In this case, the ALJ issued a decision favorable to Mr. Scherer, but the Appeals Council reversed the ALJ's decision. "Because the Commissioner has delegated the authority to make final decision to the Appeals Council, reviewing courts must defer to the Appeals Council's decision." Schoenfeld v. Apfel, 237 F.3d 788, 792 n.2 (7th Cir. 2001) (citing White v. Sullivan, 965 F.2d 133, 136 (7th Cir. 1992)). "Hence, when the ALJ's decision is reversed by the Appeals Council, " as it was here, "it is the Appeal's Council decision which constitutes the Commissioner's final decision for purposes of judicial review under 42 U.S.C. § 405(g)." Id. ; see 20 C.F.R. §§ 404.979, 404.981.

II.

BACKGROUND

Mr. Scherer was born in 1964 and has a ninth-grade education. [Filing No. 12-2 at 27.] He has past relevant work as a roofer and construction worker.[1] [Filing No. 12-2 at 26.] Using the five-step sequential evaluation set forth by the SSA, the ALJ issued an opinion on June 24, 2013. [Filing No. 12-2 at 21-28.] The ALJ concluded that Mr. Scherer was disabled and thus entitled to supplemental security income. [Filing No. 12-2 at 21-28.]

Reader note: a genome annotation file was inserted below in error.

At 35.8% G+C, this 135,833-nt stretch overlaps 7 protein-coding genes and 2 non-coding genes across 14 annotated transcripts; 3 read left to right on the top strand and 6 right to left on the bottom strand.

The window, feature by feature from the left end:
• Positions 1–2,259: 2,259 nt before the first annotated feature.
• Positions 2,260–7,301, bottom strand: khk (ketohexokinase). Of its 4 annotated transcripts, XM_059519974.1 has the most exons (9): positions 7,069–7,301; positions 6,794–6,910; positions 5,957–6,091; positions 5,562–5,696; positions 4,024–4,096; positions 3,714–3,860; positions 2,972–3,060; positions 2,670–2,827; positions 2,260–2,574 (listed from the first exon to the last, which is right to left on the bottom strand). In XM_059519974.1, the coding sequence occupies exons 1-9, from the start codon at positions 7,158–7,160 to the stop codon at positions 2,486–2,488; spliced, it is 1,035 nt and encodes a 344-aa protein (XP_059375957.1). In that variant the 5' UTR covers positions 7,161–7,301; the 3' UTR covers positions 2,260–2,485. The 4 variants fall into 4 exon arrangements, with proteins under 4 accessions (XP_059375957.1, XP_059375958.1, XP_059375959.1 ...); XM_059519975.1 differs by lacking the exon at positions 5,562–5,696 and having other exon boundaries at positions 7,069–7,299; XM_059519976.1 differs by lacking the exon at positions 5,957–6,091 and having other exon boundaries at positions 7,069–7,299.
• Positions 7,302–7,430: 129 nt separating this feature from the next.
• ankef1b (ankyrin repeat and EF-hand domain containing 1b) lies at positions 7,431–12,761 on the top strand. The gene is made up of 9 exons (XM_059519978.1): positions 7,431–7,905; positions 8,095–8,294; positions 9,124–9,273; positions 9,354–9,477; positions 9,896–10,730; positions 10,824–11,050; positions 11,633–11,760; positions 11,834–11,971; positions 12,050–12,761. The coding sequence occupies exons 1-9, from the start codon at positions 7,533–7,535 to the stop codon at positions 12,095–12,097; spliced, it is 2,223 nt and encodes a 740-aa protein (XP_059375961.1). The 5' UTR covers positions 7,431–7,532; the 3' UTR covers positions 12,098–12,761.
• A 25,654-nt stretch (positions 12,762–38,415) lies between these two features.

The Appeals Council issued an opinion on March 7, 2014, reversing the ALJ's decision. [Filing No. 12-2 at 5-9.] The Appeals Council found as follows:

• At Step One, the Appeals Council adopted the ALJ's conclusion that Mr. Scherer has not engaged in substantial gainful activity[2] since the date his application for supplemental security income was filed, July 30, 2011. [Filing No. 12-2 at 6.]
• At Step Two, the Appeals Council reversed the ALJ's decision that Mr. Scherer had a medically determinable impairment that was severe. [Filing No. 12-2 at 6-8.] Specifically, the Appeals Council stated that Mr. Scherer had failed to submit sufficient medical evidence "to establish the existence of a medically determinable severe impairment during the period at issue." [Filing No. 12-2 at 6.]
• The Appeals Council did not address the final three steps given that its step-two decision led to the conclusion that Mr. Scherer was not disabled and thus not entitled to supplemental security income.